December 14, 2016 Practice Points

Cross-Examination of the Expert Witness in Deposition

“No substitute has ever been found for cross-examination as a means of separating truth from falsehood, and of reducing exaggerated statements to their true dimensions.”

By Phillip A. Cole

In professional-liability litigation, the expert testimonies supporting and refuting the claim are critical components of the evidence. In fact, it is required in all but the most obvious of errors, that a plaintiff support his or her allegations with expert testimony. The defendant is in a unique position because he or she is also an expert witness with regard to the liability and, usually, the causation issues. The defendant accordingly will have two experts assessing the issues in the case. Defendant’s counsel must engage an independent expert but must not overlook the expert testimony to be given by the client.

The premise in this short essay is that the case at hand is justiciable and will be presented to a jury. Expert depositions can also be useful in settlement negotiations, but lawyers typically know the weakness in the expert testimony before depositions are taken. The expert’s deposition is planned and executed with the trial in mind. The deposition is in practice nothing less than the first phase of the expert’s examination in court. A party’s own expert is prepared with the same objective in place.

Beginning with Francis Wellman’s 1919 classic, The Art of Cross Examination, volumes have been written on cross-examining witnesses, especially experts. Wellman’s advice, reiterated by most writers—to ask only leading questions and be brief—does not apply in a discovery deposition of an expert. The object in the deposition is to pin the expert to a position and to require the expert to stake the credibility of opinions on assumptions the expert is making. It should not be necessary to spend much time on the expert’s credentials. The examiner has no interest is laying foundation for the expert’s credibility, but may wish to attack it where there is a potential Daubert issue.

The essential vulnerability of the expert witness is that he or she is not a fact witness. The expert is confined to the facts and must not be allowed to stray from them. In cases headed for a jury trial, there will always be material issues of fact in dispute. The expert witness is on one side of that dispute in his or her factual assumptions. The deposition must require the expert to stake his or her opinions on his or her factual assumptions. What is achieved in this regard is direction on the emphasis to be given in the presentation of the fact evidence.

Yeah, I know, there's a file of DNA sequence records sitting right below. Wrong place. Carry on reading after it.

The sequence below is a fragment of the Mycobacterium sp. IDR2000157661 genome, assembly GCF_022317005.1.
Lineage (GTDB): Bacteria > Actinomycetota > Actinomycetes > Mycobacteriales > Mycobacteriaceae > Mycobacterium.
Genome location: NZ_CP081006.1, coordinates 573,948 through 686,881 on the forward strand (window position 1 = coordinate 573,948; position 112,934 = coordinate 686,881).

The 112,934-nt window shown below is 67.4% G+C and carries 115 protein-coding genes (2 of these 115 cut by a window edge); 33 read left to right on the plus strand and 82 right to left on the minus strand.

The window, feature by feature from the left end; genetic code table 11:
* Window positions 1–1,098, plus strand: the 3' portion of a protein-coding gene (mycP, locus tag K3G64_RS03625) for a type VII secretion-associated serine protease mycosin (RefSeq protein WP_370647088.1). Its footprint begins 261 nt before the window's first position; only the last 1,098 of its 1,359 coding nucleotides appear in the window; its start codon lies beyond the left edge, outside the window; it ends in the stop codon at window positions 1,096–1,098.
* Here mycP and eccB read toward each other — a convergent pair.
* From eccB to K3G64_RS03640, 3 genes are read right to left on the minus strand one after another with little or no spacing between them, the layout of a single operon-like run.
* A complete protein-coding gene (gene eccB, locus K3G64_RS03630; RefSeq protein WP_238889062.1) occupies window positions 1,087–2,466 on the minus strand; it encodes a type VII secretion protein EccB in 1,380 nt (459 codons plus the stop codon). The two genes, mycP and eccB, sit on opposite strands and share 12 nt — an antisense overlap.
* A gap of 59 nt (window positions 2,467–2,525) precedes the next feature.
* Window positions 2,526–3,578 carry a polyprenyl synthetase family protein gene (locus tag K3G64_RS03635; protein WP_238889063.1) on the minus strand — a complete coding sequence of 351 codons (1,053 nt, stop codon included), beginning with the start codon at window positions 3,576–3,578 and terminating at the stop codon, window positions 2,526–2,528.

Perhaps the most significant evidentiary advantage given to a lawyer deposing an expert is the use and admissibility of learned treatises in the examination of the expert. Preparation for an expert deposition requires exhaustive research of the learned treatises pertinent to the issues in dispute. These treatises abound in medicine and the law and can be quite useful in intellectual-property issues. Every learned treatise supporting a lawyer’s position in a case represents essentially another expert witness and at very low cost. In the case of learned treatises in legal-malpractice litigation, lawyer experts are, in my experience, resistant to accepting a publication with adverse comment as a learned treatise. The foundation problem can be overcome by assuring that one’s own expert and the lawyer client will testify to establish foundation. Foundation is usually not an issue in medicine where the literature seems to be more respected.

In using the learned treatise in a deposition, it is usually not the best practice to expose the actual treatise to the witness. It is, after all, not the aim of the examination to educate the witness. The better practice is to expose the contrary position taken in the literature as a proposition of the examiner’s and require the witness to respond in agreement or disagreement. In trial, however, the treatise should be fully exposed to the jury along with the contrary position of the expert.

When Francis Wellman authored The Art of Cross Examination, depositions were not a commonplace feature in litigation. He wrote with a sole focus on the jury trial. The deposition in modern litigation has the same focus, and Wellman’s statement in Chapter II of his work still holds true: “No substitute has ever been found for cross-examination as a means of separating truth from falsehood, and of reducing exaggerated statements to their true dimensions.”

Phillip A. Cole is with Lommen Abdo, P.A., in Minneapolis, Minnesota.

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